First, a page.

Nutrient Neutrality and the Impact on Development

Nutrient Neutrality and the Impact on Development

Following the “Dutch case” in 2018, the first time a national government had been required by its Court to take action against climate change, nutrient neutrality has become a hot topic with Natural England advising local authorities with protected water environments not to grant planning permissions unless the development can be proven to be “nutrient neutral”. The impact of this advice on development in the Solent region and in Taunton have been widely reported.

In inland freshwater environments, such as the Somerset Levels, it is phosphates that are the issue and in coastal/marine areas, such as the Solent, it is nitrates. It is thought that the issue of proving development to be “nutrient neutral” will become more widespread through the country as Natural England issues advice to other local authorities with sensitive protected water environments.

In terms of the planning process in an affected area a Habitat Regulation Assessment (HRA) will be required for any relevant development. This requirement does not only apply at outline stage, it continues until the local planning authority had made the “implementing decision”.  The relevant local planning authority will be require a HRA:

  • at outline stage;
  • at reserved matters stage if no HRA was undertaken at outline stage;
  • at reserved matters stage even if a HRA was undertaken at outline stage if there has been a material change in circumstances; and
  • when discharging conditions on full or outline permissions, whether or not the conditions relate specifically to nutrients.

The HRA must be undertaken in consultation with Natural England who will need to be satisfied that the mitigation measures proposed will achieve nutrient neutrality.

So what might this mean for developers in development transactions? 

  • Developers must carry out sufficient due diligence and take technical advice as regards the impact of being in a “nutrient neutral area” or the likelihood of being in such an area.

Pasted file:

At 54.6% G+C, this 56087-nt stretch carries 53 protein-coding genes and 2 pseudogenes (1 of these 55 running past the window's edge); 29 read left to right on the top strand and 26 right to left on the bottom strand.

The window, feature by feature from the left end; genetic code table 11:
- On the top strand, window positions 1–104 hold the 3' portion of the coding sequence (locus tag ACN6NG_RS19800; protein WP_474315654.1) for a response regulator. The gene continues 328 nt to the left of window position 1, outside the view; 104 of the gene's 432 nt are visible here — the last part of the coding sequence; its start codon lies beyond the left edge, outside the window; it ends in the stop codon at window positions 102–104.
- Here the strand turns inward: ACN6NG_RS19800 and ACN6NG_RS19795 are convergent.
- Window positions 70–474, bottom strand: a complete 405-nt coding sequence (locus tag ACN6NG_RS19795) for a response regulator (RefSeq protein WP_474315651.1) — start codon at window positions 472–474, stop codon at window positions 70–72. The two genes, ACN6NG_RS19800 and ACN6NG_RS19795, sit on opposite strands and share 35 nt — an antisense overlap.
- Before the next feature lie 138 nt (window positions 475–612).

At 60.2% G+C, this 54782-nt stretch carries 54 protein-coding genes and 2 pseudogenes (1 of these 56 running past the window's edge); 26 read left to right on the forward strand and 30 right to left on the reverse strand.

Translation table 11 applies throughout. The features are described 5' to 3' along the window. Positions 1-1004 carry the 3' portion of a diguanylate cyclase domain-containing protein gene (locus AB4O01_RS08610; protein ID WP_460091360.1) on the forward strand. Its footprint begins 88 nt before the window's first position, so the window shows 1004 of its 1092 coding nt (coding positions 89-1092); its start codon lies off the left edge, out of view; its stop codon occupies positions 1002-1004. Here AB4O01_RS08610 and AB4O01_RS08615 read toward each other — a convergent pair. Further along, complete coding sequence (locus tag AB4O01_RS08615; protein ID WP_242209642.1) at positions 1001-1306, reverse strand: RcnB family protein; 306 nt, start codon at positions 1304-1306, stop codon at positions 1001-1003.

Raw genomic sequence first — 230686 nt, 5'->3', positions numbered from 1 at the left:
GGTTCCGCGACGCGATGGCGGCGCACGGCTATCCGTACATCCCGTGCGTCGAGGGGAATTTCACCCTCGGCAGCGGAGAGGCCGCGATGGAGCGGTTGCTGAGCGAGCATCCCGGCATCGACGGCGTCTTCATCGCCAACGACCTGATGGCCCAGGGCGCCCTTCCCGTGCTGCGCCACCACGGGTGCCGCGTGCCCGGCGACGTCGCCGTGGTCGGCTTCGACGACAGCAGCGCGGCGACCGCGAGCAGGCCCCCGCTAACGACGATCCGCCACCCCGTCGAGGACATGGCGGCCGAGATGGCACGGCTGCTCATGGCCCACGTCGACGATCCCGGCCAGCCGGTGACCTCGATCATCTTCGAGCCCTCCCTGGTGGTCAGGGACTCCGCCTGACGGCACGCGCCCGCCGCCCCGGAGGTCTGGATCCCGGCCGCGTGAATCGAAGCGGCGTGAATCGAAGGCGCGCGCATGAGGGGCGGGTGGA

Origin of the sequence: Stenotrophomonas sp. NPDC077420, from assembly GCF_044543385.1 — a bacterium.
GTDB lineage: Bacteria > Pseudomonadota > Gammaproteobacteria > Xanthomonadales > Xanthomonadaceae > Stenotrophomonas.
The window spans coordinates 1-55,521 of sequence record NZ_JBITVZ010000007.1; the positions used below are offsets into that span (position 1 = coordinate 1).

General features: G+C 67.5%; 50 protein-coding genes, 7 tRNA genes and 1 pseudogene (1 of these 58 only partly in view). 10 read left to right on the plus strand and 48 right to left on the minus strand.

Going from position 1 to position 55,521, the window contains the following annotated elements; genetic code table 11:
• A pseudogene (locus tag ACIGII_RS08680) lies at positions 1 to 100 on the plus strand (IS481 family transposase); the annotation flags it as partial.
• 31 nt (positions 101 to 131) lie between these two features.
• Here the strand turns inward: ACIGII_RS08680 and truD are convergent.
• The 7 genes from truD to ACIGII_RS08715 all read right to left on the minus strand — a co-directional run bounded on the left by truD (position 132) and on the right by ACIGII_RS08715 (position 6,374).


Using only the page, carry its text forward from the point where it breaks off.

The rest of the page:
• Will there be a move by developers away from unconditional acquisitions of land with the benefit of outline planning consent to acquisitions conditional on detailed consent or reserved matters approval on the basis of an acceptable HRA and mitigation measures?
  • Developers may be more likely to seek to link agreed minimum prices to net developable acres rather than gross acres so as exclude land required for mitigation measures as well as for Biodiversity Net Gain.
  • Developers may seek to increase the land they control to accommodate mitigation measures.
  • Developers may seek additional rights over further land held by the seller.
  • Where developers are already collaborating on larger sites, consideration will need to be given to the developing planning picture.

Some of the above are also relevant in respect of other emerging mitigation requirements such as Biodiversity Net Gain (particularly bullets 3 and 5).

So is this all fine and simply a matter of making the correct revisions to our contracts? Unfortunately not. The difficulty is that some mitigation proposals are very land hungry, such as the setting aside of productive land as fallow in order for it to process the nutrients to a neutral position.  Leaving land permanently fallow and unproductive might be a short-term fix, but a moment’s thought confirms that in the longer term it is simply unsustainable.

The concept of nutrient neutrality is relatively new, but it can have a huge impact on areas such as the Solent, Somerset Levels, or anywhere similar. If Natural England expand their advice to other local authorities not to grant planning permissions, then this will really ramp up the issue of nutrient neutrality.